Imasiku Nyambe and Bill Davies agreeing that it’s more fun to be in the field

Imasiku Nyambe has 25 years of experience as a geoscientist with the University of Zambia (UNZA), where he has undertaken research in geology, hydrogeology, environment and integrated water resources management (IWRM). He has held a visiting senior Fullbright Fellowship and has coordinated a range of externally funded research projects. His leadership role at UNZA includes coordinating the IWRM Centre and heading the Directorate of Research and Graduate Studies.

Since the early 1980s, Bill Davies’ research work has provided a novel view of how above-ground plant parts can “sense” changes in both their atmospheric and edaphic environments. The work has also provided insight into the ways in which different environmental stresses interact in their effects on plant growth and functioning through changes in both chemical and hydraulic regulation. In recent years our discoveries have led to radical changes in irrigation practice and to the introduction of crop management techniques which contribute to sustainable intensification of agriculture in drought-prone environments.  The work is helping to deliver sustained levels of food production in dry regions of the world, while also addressing the issue of world-wide conservation of water resources.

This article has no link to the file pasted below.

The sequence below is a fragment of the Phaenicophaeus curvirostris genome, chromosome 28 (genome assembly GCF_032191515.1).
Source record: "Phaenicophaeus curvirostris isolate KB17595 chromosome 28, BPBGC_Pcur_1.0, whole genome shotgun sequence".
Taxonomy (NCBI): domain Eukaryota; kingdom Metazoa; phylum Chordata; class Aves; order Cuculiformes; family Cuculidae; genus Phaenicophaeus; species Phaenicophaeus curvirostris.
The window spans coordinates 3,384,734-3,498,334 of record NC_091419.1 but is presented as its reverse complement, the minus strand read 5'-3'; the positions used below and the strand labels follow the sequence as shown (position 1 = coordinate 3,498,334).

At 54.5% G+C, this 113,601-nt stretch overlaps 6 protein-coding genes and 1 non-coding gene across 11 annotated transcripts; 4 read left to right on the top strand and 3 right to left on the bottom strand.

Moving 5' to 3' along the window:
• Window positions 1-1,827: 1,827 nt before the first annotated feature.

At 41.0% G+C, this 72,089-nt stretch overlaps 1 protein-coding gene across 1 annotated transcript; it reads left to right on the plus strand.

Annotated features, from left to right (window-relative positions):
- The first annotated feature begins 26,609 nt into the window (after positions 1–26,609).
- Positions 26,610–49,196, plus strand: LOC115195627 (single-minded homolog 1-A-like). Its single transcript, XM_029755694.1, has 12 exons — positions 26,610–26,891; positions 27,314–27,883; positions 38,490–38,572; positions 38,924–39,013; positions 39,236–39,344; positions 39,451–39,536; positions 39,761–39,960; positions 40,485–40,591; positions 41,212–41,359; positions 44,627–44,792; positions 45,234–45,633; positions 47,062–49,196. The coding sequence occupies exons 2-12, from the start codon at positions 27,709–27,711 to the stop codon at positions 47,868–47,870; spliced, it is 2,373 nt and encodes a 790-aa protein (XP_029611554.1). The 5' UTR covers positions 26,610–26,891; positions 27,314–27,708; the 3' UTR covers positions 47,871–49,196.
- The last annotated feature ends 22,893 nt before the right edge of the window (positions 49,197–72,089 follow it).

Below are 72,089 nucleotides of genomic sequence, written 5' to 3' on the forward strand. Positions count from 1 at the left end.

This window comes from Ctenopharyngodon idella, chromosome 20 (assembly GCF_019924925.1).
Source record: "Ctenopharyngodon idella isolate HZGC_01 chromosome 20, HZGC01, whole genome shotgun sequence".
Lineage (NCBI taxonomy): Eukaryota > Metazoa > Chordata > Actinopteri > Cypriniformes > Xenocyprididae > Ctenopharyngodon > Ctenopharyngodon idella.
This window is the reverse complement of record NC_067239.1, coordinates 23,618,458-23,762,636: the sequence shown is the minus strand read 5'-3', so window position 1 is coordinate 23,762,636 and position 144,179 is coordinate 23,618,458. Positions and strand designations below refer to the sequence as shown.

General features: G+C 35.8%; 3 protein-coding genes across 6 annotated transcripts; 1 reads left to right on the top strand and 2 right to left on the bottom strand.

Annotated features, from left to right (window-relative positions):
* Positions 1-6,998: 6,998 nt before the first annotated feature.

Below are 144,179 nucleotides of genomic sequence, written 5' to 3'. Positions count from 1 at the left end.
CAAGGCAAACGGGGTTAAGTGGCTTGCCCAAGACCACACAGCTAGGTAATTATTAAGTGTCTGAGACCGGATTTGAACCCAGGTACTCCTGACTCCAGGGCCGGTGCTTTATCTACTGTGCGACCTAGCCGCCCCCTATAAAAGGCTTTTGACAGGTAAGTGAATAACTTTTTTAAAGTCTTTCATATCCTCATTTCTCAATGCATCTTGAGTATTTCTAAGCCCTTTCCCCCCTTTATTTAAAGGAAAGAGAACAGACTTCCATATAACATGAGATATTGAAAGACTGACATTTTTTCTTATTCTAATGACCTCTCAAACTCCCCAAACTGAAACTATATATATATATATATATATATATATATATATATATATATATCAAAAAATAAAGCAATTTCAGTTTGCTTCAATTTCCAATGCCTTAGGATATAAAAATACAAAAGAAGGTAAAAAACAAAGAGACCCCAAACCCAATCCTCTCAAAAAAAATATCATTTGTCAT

Terence Chybwe and Mr Mumba making plans to measure rainfall

Terence Kunda Chibwe has just recently completed his MSc in Agricultural Economics specializing in Environmental Economics at the University of Pretoria in South Africa. Currently he is working as a Research Assistant on the Bridging Systems Knowledge project under the auspices of the Directorate of Research and Graduate Studies at the University of Zambia (UNZA). He is responsible for the implementation of the sub project on Jatropha soap making which is being implemented by a group of farmers in Nyimba District of the Eastern Province of Zambia. Previously he worked for the ministry of Agriculture and Livestock (MAL) as a District Marketing and Cooperatives Officer in Mumbwa District and has four years of work experience in the agri-business field. He was responsible for training small-scale farmers in agri-business skills and promoting cooperative development among small-scale farmers. He is interested in farmer innovations that promote the well being of the environment whilst enhancing their livelihoods.

Dan van der Horst 

Dan is an environmental geographer and a lecturer in Environmental Policy and Management at the School of Geography, Earth and Environmental Sciences (GEES), University of Birmingham, UK. His main area of research is in natural resource management, focusing especially on the governance of multi-functional land use, ecosystem services and renewable energy systems. Much of his research draws on heterodox economic traditions (especially spatial economics, ecological economics) and transdisciplinary (natural science-social science) approaches. He has published widely on NIMBY responses to new rural technologies, spatial targeting of land management subsidies and the spatio-temporal modelling of human behaviour as a driver for land use change.